Trifluoroacetic acid salt of the fluoromethyl ketonepeptide inhibitor of caspase-4, -5, and -9. The FMK (fluoromethyl ketone) inhibitor has several advantages over other types of derivatives: penetrates cell membranes, is nontoxic to cells, irreversible inhibition.
Caspase-4 (also known as ICErel-II, TX, or ICH-2), caspase-5 (also known as ICErel-III or TY), and caspase-9 (also known as ICE-LAP6 or Mch6) are members of the caspase family of cysteine proteases involved in apoptosis. Caspase-4 and -5 belong to Group I (along with caspase-1), which prefer the tetrapeptide substrate sequence WEHD, and are thought to be involved in inflammation through the maturation of pro-IL-1?. Their role in apoptosis, however, is unclear. Caspase-9 is a member of Group III, which prefer the substrate sequence (L/V)EXD. Since caspase-9 has a strict requirement for His in the P4 position, it is expected that the LEHD inhibitor sequence would work well on this caspase. The Group III caspases optimal recognition sequence resembles the activation sites within several effector caspase proenzymes, implicating the Group III enzymes as upstream components in the proteolytic cascade that amplifies the death signal.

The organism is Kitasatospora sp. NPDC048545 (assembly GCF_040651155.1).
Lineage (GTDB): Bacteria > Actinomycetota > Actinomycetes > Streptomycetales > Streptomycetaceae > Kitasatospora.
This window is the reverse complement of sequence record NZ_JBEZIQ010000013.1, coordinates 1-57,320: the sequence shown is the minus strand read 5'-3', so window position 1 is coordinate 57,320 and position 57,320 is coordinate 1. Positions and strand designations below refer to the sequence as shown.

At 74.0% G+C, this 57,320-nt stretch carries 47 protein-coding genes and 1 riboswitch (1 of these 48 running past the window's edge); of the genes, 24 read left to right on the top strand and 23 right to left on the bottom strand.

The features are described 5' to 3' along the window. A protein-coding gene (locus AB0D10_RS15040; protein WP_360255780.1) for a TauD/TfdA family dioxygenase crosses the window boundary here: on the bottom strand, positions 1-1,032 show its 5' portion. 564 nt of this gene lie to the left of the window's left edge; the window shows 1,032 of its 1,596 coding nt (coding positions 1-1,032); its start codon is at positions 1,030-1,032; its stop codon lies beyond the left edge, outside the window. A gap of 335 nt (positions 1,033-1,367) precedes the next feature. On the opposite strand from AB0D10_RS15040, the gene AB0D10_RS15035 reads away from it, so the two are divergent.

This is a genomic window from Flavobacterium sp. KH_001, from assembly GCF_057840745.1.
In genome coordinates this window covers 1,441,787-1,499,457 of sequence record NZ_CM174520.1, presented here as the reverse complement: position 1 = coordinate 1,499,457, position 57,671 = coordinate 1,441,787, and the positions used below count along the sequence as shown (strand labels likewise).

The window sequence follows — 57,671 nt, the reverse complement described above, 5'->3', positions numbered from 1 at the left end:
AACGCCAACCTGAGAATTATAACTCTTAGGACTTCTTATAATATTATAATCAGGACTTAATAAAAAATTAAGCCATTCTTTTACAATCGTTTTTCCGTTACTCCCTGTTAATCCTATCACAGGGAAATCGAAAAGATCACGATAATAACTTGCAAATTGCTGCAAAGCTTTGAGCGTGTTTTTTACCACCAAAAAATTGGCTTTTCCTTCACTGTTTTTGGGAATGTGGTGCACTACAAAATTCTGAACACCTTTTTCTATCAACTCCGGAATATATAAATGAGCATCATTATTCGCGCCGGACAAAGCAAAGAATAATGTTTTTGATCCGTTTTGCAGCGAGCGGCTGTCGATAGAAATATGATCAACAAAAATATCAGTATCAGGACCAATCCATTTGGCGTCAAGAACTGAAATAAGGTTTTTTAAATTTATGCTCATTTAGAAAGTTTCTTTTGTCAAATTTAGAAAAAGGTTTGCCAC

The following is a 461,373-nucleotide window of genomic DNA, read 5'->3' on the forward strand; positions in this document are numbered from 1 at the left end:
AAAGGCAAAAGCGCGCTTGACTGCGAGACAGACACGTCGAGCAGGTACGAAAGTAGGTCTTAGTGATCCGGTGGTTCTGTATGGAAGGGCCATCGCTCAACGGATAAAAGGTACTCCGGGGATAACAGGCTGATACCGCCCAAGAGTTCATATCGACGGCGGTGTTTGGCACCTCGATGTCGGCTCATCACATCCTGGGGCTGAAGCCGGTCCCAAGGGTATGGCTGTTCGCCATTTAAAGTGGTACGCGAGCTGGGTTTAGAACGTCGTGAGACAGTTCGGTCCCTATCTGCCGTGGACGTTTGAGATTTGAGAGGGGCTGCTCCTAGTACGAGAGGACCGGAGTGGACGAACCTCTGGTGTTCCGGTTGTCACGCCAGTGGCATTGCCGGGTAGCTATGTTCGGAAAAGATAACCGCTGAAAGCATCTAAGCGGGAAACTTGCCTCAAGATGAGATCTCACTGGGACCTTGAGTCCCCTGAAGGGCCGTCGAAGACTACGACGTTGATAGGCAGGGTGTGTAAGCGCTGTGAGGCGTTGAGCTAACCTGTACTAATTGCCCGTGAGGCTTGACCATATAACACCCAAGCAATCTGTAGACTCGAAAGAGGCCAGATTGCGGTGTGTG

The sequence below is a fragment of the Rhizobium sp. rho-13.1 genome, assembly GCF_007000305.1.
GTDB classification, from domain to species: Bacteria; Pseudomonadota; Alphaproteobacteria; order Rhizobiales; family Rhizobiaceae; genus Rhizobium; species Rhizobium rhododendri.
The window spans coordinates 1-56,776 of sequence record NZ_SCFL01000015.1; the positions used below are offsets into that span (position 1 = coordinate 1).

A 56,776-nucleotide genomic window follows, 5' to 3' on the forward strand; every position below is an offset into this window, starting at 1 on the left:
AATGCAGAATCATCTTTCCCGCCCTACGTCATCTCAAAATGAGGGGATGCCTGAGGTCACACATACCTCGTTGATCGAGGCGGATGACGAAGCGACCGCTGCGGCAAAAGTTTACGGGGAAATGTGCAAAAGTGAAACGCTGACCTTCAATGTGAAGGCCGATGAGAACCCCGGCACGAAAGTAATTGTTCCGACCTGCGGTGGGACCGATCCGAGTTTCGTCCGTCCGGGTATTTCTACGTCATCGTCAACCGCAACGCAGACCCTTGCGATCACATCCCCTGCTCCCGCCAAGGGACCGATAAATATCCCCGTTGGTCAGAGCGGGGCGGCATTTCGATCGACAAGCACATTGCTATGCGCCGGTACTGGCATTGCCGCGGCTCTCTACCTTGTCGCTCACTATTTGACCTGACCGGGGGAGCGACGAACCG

Inhibitor of several caspase activities. Strong inhibition of caspase-4, -5, and -9 activities. Weak inhibition of caspase-1, -2, -6, and -8 activities.
Dissolve Caspase-4, -5, -9 Inhibitor in high purity DMSO (>99.9%) before use to make a stock solution of 20 mM.
For use on intact cells:
1. Prepare desired concentrated stock solutions as follows:
1 mg Z-LEHD-FMK-TFA
in 62 μl DMSO = 20 mM
in 124 μl DMSO = 10 mM
in 248 μl DMSO = 5 mM, etc.
2. Adding 2 μL of above stock solutions to 1 mL of culture medium containing cells gives a fμl DMSO concentration of 0.2%. Levels of DMSO above 0.2% may cause some cellular toxicity in culture medium, thus masking the effect of the protease inhibitor. Adding 2 μL of a 10 mM stock solution to 1 mL of culture medium gives a final Z-LEHD-FMK-TFA concentration of 20 μM.
For extended use in vivo or in vitro:
For experiments extending 12 to 48 hours, fresh inhibitor may have to be added (injected) due to inactivation of the inhibitor by endogenous cysteine proteases.
IMPORTANT NOTE for in vitro use: Our peptide inhibitors are synthesized as methyl esters to enhance cell permeability. In intact cells, the methyl groups are removed by endogenous enzymes. For in vitro experiments with purified enzymes, however, the methyl groups must first be removed by treating the inhibitor with esterase. A procedure is available upon request.